Community News

Interested in ecology? Become a Rutgers Environmental Steward
1/5/2017 Volume XLVII, No. 1

The nation’s most densely populated state has invested heavily in preserving forests, streams, meadows, marshes and other natural landscapes. Thanks to a constitutional amendment that provides dedicated funding for land preservation, funds to continue New Jersey’s investment will be available for years to come.

But who will care for this land in the future? A great deal of work – including habitat restoration, invasive species removal, protecting water quality and creating sustainable communities – will be done by volunteers throughout this state we’re in.

Today, many of New Jersey’s top environmental volunteers are honing their science and leadership skills through the Rutgers Environmental Stewards program.

This 11-year-old program teaches non-scientists how to understand and take action on environmental issues affecting their communities and the state at large.

“Anyone can become a Rutgers Environmental Steward,” said Michele Bakacs, program coordinator in Middlesex County. “The program introduces non-scientists to the science underlying key environmental issues in the Garden State.”

The program combines classroom training with internships to teach volunteers about topics like climate change, geology, land and water stewardship, best management practices and environmental public advocacy. Classes are taught by experts from Rutgers University and its consortium partners.

Students complete their training by serving as interns for non-profit and government environmental organizations. After 60 hours of classroom instruction and 60 hours of volunteer internship, students are certified as Rutgers Environmental Stewards.

Rutgers Environmental Stewards help their communities in numerous ways. Here are some examples from the Class of 2016:

  • Bill Allen interned with the New Jersey Environmental Justice Alliance in Newark, helping to identify sites for air pollution monitoring. The project is especially important to Newark due to the city’s high asthma rate.
  • Anne Siebecker formed the Highlands Nature Friends with other concerned citizens to stop the Weis Ecology Center in Ringwood from shutting down. After engaging the community and forming partnerships with local businesses, the group was successful in transforming the facility into the New Weis Center for Education, Arts & Recreation.
  • Donald Jones led the Cranford Environmental Commission in designing a rain garden to help alleviate flooding in the Union County town. He and about 45 community volunteers installed the rain garden, which captures over 38,000 gallons of stormwater per year from the Cranford municipal building’s downspouts.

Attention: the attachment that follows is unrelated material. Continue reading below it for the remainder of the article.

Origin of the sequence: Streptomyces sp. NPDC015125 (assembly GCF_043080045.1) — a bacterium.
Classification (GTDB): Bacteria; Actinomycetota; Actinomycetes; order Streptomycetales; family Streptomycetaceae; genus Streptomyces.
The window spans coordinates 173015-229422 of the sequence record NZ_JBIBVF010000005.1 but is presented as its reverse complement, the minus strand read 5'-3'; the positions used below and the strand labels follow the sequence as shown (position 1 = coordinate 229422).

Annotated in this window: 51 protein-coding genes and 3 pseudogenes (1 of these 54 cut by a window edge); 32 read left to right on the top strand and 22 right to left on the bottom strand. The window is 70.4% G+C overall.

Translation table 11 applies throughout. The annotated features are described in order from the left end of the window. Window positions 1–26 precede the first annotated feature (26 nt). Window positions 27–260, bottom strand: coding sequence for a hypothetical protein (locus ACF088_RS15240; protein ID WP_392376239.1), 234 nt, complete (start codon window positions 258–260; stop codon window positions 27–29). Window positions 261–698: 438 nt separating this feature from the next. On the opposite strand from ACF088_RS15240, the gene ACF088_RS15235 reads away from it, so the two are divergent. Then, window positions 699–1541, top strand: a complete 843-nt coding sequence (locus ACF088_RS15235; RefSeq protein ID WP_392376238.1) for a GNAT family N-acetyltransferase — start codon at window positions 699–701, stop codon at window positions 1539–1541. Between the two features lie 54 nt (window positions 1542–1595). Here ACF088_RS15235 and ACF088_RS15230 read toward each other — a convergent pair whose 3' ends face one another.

• Tracy Cicatelli and Anne Gale inventoried ash trees in Schooley’s Mountain County Park in Long Valley to help the Morris County Park Commission identify those that have been damaged by the invading Emerald Ash Borer.
  • Using the knowledge obtained from her Rutgers Environmental Stewards class on invasive species, Joanne Diglio designed, wrote and illustrated a children’s book on aquatic invasive plants and why they’re harmful to the environment.

In the past decade, more than 400 New Jersey residents have become certified Rutgers Environmental Stewards. Many have found the course helpful with their volunteer service on municipal planning boards and environmental commissions, while others have used their certification as a first step on a new career path.

If you love the environment, want to know more about the science behind it, want to start out the New Year with something new and want to get involved, consider becoming an environmental steward! Rutgers University is currently accepting applications for its Class of 2017. 

Classes begin in mid to late January in five locations: Rutgers Cooperative Extension of Passaic County in Wayne; Duke Farms in Hillsborough; Rutgers Cooperative Extension of Middlesex County in North Brunswick; the Atlantic County Utility Authority in Egg Harbor Township; and Rutgers Cooperative Extension of Burlington County in Westhampton.

To learn more about class locations, schedules and fees, go to the Rutgers Environmental Stewards website at http://envirostewards.rutgers.edu/Contacts.htm.

And for more information about preserving New Jersey’s land and natural resources, visit the New Jersey Conservation Foundation website at www.njconservation.org or contact me at info@njconservation.org.

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